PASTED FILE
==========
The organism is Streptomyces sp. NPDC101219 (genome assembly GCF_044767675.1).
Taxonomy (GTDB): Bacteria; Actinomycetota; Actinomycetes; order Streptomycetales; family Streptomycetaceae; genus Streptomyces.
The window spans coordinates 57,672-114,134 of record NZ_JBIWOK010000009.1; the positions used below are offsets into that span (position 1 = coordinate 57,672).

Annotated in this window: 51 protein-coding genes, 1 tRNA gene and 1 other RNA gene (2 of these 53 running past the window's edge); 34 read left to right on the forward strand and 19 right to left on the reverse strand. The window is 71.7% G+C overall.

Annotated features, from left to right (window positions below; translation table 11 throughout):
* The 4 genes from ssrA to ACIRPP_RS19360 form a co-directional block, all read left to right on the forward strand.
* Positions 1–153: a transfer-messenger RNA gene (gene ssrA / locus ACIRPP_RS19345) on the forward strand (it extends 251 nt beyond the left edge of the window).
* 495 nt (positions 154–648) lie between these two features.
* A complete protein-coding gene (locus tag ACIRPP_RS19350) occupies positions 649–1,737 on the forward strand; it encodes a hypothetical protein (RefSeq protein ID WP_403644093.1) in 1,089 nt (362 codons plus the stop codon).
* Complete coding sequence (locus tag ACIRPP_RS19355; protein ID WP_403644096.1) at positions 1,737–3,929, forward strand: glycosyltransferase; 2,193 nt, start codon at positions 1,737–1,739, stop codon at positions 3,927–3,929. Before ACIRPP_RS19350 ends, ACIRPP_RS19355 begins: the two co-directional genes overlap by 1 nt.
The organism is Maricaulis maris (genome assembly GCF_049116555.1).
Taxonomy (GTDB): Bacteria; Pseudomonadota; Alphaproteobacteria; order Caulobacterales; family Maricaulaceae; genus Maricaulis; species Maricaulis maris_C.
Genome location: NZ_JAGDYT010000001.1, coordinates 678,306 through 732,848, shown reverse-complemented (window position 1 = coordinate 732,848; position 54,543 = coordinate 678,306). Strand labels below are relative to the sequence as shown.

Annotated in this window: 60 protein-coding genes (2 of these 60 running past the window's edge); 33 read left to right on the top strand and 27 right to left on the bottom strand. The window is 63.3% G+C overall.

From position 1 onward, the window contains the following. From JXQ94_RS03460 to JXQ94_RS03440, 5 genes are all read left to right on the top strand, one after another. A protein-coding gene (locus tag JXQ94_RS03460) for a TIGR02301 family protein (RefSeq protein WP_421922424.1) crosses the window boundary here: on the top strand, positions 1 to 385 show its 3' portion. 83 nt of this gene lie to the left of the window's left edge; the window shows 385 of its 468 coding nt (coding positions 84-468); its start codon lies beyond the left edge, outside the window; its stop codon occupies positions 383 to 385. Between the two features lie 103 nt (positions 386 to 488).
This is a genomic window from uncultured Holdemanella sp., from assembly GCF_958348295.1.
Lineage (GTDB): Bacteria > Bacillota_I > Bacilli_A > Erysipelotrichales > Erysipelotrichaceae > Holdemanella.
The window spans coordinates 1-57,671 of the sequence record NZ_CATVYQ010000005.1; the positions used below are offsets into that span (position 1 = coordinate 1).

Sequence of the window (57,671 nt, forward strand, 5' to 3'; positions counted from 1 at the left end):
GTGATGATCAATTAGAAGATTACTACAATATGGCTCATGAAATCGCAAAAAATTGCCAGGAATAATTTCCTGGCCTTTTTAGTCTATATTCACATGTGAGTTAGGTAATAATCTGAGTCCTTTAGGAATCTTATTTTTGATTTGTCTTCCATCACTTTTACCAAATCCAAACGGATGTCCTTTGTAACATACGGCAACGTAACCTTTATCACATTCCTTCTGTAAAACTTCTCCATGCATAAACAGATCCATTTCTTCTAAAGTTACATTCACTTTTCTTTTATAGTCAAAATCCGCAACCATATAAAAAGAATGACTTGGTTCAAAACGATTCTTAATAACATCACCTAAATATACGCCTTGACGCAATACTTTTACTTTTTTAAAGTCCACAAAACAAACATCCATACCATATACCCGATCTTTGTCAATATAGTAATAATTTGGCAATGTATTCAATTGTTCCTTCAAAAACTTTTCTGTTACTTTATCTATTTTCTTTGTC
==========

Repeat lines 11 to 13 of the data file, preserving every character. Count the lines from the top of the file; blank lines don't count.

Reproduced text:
The organism is Maricaulis maris (genome assembly GCF_049116555.1).
Taxonomy (GTDB): Bacteria; Pseudomonadota; Alphaproteobacteria; order Caulobacterales; family Maricaulaceae; genus Maricaulis; species Maricaulis maris_C.
Genome location: NZ_JAGDYT010000001.1, coordinates 678,306 through 732,848, shown reverse-complemented (window position 1 = coordinate 732,848; position 54,543 = coordinate 678,306). Strand labels below are relative to the sequence as shown.